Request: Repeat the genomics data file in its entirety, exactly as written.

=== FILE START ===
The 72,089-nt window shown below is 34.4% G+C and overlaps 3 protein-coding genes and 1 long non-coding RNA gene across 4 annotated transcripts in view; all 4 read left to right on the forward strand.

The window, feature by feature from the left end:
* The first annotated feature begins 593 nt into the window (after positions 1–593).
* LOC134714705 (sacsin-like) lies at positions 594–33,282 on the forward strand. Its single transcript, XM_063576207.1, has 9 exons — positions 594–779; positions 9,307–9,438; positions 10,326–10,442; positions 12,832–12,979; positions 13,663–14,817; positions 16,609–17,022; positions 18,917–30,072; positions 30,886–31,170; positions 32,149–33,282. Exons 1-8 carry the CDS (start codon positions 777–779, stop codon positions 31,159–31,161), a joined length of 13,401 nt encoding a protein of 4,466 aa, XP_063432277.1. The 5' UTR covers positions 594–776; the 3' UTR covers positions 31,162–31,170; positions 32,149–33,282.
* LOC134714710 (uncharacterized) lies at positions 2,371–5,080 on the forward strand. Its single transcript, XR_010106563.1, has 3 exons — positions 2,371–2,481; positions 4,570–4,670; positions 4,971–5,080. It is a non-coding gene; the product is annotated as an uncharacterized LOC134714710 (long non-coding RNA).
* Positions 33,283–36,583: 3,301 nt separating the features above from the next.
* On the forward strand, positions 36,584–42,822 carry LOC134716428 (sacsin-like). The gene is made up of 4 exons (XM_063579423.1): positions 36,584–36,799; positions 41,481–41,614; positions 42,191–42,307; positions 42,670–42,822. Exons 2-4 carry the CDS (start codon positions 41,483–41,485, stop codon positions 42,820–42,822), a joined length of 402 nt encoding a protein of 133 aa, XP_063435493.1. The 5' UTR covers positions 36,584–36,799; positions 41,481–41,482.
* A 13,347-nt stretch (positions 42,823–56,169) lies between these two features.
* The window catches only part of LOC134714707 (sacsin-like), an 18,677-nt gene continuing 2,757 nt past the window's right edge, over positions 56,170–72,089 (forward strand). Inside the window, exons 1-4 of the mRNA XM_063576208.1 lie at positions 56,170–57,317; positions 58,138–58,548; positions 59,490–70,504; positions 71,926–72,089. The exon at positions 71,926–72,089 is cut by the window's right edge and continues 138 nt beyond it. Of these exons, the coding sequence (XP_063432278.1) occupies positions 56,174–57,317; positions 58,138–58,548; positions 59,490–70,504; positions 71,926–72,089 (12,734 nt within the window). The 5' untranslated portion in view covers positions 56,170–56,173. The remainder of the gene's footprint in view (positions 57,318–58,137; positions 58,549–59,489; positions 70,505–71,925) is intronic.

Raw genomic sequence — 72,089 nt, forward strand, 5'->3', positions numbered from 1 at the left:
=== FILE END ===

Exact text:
The 72,089-nt window shown below is 34.4% G+C and overlaps 3 protein-coding genes and 1 long non-coding RNA gene across 4 annotated transcripts in view; all 4 read left to right on the forward strand.

The window, feature by feature from the left end:
* The first annotated feature begins 593 nt into the window (after positions 1–593).
* LOC134714705 (sacsin-like) lies at positions 594–33,282 on the forward strand. Its single transcript, XM_063576207.1, has 9 exons — positions 594–779; positions 9,307–9,438; positions 10,326–10,442; positions 12,832–12,979; positions 13,663–14,817; positions 16,609–17,022; positions 18,917–30,072; positions 30,886–31,170; positions 32,149–33,282. Exons 1-8 carry the CDS (start codon positions 777–779, stop codon positions 31,159–31,161), a joined length of 13,401 nt encoding a protein of 4,466 aa, XP_063432277.1. The 5' UTR covers positions 594–776; the 3' UTR covers positions 31,162–31,170; positions 32,149–33,282.
* LOC134714710 (uncharacterized) lies at positions 2,371–5,080 on the forward strand. Its single transcript, XR_010106563.1, has 3 exons — positions 2,371–2,481; positions 4,570–4,670; positions 4,971–5,080. It is a non-coding gene; the product is annotated as an uncharacterized LOC134714710 (long non-coding RNA).
* Positions 33,283–36,583: 3,301 nt separating the features above from the next.
* On the forward strand, positions 36,584–42,822 carry LOC134716428 (sacsin-like). The gene is made up of 4 exons (XM_063579423.1): positions 36,584–36,799; positions 41,481–41,614; positions 42,191–42,307; positions 42,670–42,822. Exons 2-4 carry the CDS (start codon positions 41,483–41,485, stop codon positions 42,820–42,822), a joined length of 402 nt encoding a protein of 133 aa, XP_063435493.1. The 5' UTR covers positions 36,584–36,799; positions 41,481–41,482.
* A 13,347-nt stretch (positions 42,823–56,169) lies between these two features.
* The window catches only part of LOC134714707 (sacsin-like), an 18,677-nt gene continuing 2,757 nt past the window's right edge, over positions 56,170–72,089 (forward strand). Inside the window, exons 1-4 of the mRNA XM_063576208.1 lie at positions 56,170–57,317; positions 58,138–58,548; positions 59,490–70,504; positions 71,926–72,089. The exon at positions 71,926–72,089 is cut by the window's right edge and continues 138 nt beyond it. Of these exons, the coding sequence (XP_063432278.1) occupies positions 56,174–57,317; positions 58,138–58,548; positions 59,490–70,504; positions 71,926–72,089 (12,734 nt within the window). The 5' untranslated portion in view covers positions 56,170–56,173. The remainder of the gene's footprint in view (positions 57,318–58,137; positions 58,549–59,489; positions 70,505–71,925) is intronic.

Raw genomic sequence — 72,089 nt, forward strand, 5'->3', positions numbered from 1 at the left: